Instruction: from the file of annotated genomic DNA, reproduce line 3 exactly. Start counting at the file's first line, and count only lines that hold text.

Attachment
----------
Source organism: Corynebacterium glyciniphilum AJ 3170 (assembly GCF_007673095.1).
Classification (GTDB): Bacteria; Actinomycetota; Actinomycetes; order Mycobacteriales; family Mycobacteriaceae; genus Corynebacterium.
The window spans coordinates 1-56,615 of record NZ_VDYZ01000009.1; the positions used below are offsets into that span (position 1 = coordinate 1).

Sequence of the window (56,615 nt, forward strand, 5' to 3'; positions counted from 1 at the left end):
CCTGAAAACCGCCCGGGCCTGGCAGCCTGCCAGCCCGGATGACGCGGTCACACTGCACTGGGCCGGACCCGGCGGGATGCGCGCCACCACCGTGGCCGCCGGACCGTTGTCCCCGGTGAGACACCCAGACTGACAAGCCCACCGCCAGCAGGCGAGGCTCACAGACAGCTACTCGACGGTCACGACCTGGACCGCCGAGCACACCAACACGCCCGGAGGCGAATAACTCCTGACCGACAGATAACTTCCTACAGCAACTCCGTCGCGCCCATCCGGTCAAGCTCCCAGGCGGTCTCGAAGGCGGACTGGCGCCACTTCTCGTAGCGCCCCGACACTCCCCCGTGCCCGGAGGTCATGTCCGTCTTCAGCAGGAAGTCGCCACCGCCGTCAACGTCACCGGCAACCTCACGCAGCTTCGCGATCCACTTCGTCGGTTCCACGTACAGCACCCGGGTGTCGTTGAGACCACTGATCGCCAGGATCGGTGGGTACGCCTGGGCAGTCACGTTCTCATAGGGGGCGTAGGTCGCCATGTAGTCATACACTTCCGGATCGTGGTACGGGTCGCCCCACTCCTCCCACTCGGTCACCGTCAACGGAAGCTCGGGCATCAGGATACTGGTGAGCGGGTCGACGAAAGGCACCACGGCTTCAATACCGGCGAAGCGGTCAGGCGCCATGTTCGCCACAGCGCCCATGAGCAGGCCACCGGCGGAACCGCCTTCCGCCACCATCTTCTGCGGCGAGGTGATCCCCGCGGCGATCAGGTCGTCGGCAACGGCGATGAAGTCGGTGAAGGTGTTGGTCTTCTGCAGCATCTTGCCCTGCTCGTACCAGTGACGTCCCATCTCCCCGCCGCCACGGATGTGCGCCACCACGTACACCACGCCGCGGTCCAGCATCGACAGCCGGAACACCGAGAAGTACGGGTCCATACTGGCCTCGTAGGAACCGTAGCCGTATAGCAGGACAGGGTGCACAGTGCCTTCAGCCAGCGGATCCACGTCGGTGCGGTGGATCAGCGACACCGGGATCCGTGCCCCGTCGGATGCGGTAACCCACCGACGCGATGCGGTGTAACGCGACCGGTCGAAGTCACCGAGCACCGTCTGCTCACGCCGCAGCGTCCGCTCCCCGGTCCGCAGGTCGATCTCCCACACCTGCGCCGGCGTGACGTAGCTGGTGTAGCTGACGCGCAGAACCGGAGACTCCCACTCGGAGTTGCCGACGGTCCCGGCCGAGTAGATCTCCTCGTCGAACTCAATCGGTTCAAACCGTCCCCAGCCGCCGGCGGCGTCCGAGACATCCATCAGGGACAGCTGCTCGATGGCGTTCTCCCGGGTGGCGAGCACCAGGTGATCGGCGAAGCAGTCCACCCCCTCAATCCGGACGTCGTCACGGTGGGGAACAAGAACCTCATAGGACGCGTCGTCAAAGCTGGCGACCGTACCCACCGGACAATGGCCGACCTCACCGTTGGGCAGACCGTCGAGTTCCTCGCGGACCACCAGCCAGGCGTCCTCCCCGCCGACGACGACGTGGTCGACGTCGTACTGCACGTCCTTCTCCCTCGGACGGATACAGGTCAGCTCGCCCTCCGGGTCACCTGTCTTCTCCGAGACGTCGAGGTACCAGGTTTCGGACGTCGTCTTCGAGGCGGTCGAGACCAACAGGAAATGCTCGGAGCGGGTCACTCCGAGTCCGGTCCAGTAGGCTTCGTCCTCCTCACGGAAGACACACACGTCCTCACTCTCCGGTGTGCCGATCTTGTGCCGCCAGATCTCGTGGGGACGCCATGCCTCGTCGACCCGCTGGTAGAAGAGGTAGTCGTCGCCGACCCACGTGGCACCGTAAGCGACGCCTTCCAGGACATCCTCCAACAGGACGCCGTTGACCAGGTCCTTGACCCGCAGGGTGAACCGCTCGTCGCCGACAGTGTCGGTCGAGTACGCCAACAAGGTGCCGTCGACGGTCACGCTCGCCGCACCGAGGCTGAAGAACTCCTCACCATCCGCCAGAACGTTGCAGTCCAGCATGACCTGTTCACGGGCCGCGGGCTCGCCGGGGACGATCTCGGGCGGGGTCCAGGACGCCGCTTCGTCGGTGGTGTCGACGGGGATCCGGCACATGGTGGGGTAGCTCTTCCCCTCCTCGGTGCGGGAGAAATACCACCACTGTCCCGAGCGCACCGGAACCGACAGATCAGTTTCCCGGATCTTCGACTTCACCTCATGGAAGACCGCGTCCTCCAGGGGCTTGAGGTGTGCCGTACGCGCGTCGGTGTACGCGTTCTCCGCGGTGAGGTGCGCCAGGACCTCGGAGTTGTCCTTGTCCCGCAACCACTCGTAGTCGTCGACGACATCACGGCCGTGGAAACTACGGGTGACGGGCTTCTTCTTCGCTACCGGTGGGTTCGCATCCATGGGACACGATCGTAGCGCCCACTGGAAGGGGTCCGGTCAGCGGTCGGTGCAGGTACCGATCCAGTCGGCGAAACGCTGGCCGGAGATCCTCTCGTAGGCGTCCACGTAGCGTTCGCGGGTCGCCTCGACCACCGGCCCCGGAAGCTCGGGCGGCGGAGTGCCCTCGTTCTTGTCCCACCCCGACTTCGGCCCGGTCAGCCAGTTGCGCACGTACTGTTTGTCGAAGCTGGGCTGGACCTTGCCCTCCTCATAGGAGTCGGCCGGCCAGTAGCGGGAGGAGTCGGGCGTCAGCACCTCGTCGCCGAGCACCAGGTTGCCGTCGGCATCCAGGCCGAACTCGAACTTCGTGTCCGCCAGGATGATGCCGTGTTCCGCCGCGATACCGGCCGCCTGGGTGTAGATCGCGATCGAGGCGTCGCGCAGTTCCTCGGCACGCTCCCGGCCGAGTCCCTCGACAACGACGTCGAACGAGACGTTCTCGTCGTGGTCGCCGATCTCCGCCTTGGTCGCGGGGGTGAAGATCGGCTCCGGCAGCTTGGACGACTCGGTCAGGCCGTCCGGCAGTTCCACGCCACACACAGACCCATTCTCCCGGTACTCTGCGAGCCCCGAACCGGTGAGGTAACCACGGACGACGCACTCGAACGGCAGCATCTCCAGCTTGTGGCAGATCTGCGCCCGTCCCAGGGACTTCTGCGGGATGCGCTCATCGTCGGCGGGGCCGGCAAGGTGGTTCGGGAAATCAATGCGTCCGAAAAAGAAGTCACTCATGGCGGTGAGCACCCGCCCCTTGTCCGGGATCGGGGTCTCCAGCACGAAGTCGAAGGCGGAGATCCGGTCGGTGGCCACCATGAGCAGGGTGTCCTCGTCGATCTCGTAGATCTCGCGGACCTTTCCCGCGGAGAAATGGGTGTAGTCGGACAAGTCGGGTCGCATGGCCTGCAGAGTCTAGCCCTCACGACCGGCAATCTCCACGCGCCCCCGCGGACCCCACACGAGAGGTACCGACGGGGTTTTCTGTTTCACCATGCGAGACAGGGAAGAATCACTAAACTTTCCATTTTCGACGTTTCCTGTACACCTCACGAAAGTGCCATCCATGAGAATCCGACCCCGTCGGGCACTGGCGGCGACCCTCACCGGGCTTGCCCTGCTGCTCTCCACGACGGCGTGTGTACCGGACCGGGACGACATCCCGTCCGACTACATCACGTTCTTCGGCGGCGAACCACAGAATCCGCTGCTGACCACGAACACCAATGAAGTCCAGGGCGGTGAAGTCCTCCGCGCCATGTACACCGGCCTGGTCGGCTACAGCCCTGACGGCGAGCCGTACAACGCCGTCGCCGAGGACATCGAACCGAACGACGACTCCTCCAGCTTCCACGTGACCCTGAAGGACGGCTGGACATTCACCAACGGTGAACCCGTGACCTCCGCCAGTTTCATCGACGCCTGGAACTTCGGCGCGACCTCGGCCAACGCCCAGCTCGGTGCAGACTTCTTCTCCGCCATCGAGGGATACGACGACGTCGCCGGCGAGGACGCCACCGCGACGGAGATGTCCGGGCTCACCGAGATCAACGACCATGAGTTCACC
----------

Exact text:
The window spans coordinates 1-56,615 of record NZ_VDYZ01000009.1; the positions used below are offsets into that span (position 1 = coordinate 1).